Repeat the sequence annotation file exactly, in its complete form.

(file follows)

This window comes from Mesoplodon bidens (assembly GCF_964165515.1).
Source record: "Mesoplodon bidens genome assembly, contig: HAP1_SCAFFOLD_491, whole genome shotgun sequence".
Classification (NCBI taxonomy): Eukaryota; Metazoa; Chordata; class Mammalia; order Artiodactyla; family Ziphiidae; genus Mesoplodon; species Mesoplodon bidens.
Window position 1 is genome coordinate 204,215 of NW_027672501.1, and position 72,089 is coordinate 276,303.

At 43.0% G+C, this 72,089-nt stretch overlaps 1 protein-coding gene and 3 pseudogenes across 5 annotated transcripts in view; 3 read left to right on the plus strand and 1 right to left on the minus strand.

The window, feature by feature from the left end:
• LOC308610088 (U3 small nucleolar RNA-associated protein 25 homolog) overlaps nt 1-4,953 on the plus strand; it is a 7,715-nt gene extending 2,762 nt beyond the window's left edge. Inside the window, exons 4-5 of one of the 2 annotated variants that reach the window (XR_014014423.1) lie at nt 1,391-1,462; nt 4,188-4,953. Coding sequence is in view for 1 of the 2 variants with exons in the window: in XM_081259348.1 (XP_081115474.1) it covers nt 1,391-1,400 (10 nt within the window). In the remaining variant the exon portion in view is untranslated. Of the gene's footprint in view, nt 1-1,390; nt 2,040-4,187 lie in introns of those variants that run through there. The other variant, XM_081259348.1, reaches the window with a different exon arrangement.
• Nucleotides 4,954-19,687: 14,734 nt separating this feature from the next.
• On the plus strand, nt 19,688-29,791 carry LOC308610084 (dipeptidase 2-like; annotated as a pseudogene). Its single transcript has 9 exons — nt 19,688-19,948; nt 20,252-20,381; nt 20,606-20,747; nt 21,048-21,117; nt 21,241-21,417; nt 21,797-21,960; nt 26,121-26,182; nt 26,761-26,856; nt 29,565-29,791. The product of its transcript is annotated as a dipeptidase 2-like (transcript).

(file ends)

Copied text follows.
This window comes from Mesoplodon bidens (assembly GCF_964165515.1).
Source record: "Mesoplodon bidens genome assembly, contig: HAP1_SCAFFOLD_491, whole genome shotgun sequence".
Classification (NCBI taxonomy): Eukaryota; Metazoa; Chordata; class Mammalia; order Artiodactyla; family Ziphiidae; genus Mesoplodon; species Mesoplodon bidens.
Window position 1 is genome coordinate 204,215 of NW_027672501.1, and position 72,089 is coordinate 276,303.

At 43.0% G+C, this 72,089-nt stretch overlaps 1 protein-coding gene and 3 pseudogenes across 5 annotated transcripts in view; 3 read left to right on the plus strand and 1 right to left on the minus strand.

The window, feature by feature from the left end:
• LOC308610088 (U3 small nucleolar RNA-associated protein 25 homolog) overlaps nt 1-4,953 on the plus strand; it is a 7,715-nt gene extending 2,762 nt beyond the window's left edge. Inside the window, exons 4-5 of one of the 2 annotated variants that reach the window (XR_014014423.1) lie at nt 1,391-1,462; nt 4,188-4,953. Coding sequence is in view for 1 of the 2 variants with exons in the window: in XM_081259348.1 (XP_081115474.1) it covers nt 1,391-1,400 (10 nt within the window). In the remaining variant the exon portion in view is untranslated. Of the gene's footprint in view, nt 1-1,390; nt 2,040-4,187 lie in introns of those variants that run through there. The other variant, XM_081259348.1, reaches the window with a different exon arrangement.
• Nucleotides 4,954-19,687: 14,734 nt separating this feature from the next.
• On the plus strand, nt 19,688-29,791 carry LOC308610084 (dipeptidase 2-like; annotated as a pseudogene). Its single transcript has 9 exons — nt 19,688-19,948; nt 20,252-20,381; nt 20,606-20,747; nt 21,048-21,117; nt 21,241-21,417; nt 21,797-21,960; nt 26,121-26,182; nt 26,761-26,856; nt 29,565-29,791. The product of its transcript is annotated as a dipeptidase 2-like (transcript).